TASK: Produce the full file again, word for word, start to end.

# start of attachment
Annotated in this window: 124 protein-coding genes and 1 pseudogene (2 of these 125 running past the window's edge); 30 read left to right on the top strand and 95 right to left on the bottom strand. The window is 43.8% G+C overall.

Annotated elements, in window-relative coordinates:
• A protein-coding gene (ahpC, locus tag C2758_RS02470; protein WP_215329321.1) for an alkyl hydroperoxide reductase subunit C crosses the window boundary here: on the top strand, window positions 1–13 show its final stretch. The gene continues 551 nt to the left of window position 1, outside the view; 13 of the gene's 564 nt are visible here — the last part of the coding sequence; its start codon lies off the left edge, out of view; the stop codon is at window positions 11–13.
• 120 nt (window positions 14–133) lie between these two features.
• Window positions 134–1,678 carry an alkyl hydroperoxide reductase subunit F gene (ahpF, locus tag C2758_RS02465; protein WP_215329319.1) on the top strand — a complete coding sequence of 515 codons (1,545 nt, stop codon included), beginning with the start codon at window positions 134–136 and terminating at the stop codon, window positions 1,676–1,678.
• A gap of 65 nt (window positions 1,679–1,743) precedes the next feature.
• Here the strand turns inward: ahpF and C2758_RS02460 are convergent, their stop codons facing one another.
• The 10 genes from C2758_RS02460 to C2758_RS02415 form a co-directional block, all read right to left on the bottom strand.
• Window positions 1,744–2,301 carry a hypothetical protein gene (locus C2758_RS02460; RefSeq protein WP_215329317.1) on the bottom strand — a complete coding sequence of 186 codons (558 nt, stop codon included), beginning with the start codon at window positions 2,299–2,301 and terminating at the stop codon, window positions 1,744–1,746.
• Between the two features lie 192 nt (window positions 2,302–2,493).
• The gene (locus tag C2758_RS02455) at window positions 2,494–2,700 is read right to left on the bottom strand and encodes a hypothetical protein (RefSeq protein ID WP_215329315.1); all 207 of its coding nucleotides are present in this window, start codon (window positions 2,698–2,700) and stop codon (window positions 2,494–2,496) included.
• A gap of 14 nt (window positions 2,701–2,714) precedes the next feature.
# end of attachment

Annotated in this window: 124 protein-coding genes and 1 pseudogene (2 of these 125 running past the window's edge); 30 read left to right on the top strand and 95 right to left on the bottom strand. The window is 43.8% G+C overall.

Annotated elements, in window-relative coordinates:
• A protein-coding gene (ahpC, locus tag C2758_RS02470; protein WP_215329321.1) for an alkyl hydroperoxide reductase subunit C crosses the window boundary here: on the top strand, window positions 1–13 show its final stretch. The gene continues 551 nt to the left of window position 1, outside the view; 13 of the gene's 564 nt are visible here — the last part of the coding sequence; its start codon lies off the left edge, out of view; the stop codon is at window positions 11–13.
• 120 nt (window positions 14–133) lie between these two features.
• Window positions 134–1,678 carry an alkyl hydroperoxide reductase subunit F gene (ahpF, locus tag C2758_RS02465; protein WP_215329319.1) on the top strand — a complete coding sequence of 515 codons (1,545 nt, stop codon included), beginning with the start codon at window positions 134–136 and terminating at the stop codon, window positions 1,676–1,678.
• A gap of 65 nt (window positions 1,679–1,743) precedes the next feature.
• Here the strand turns inward: ahpF and C2758_RS02460 are convergent, their stop codons facing one another.
• The 10 genes from C2758_RS02460 to C2758_RS02415 form a co-directional block, all read right to left on the bottom strand.
• Window positions 1,744–2,301 carry a hypothetical protein gene (locus C2758_RS02460; RefSeq protein WP_215329317.1) on the bottom strand — a complete coding sequence of 186 codons (558 nt, stop codon included), beginning with the start codon at window positions 2,299–2,301 and terminating at the stop codon, window positions 1,744–1,746.
• Between the two features lie 192 nt (window positions 2,302–2,493).
• The gene (locus tag C2758_RS02455) at window positions 2,494–2,700 is read right to left on the bottom strand and encodes a hypothetical protein (RefSeq protein ID WP_215329315.1); all 207 of its coding nucleotides are present in this window, start codon (window positions 2,698–2,700) and stop codon (window positions 2,494–2,496) included.
• A gap of 14 nt (window positions 2,701–2,714) precedes the next feature.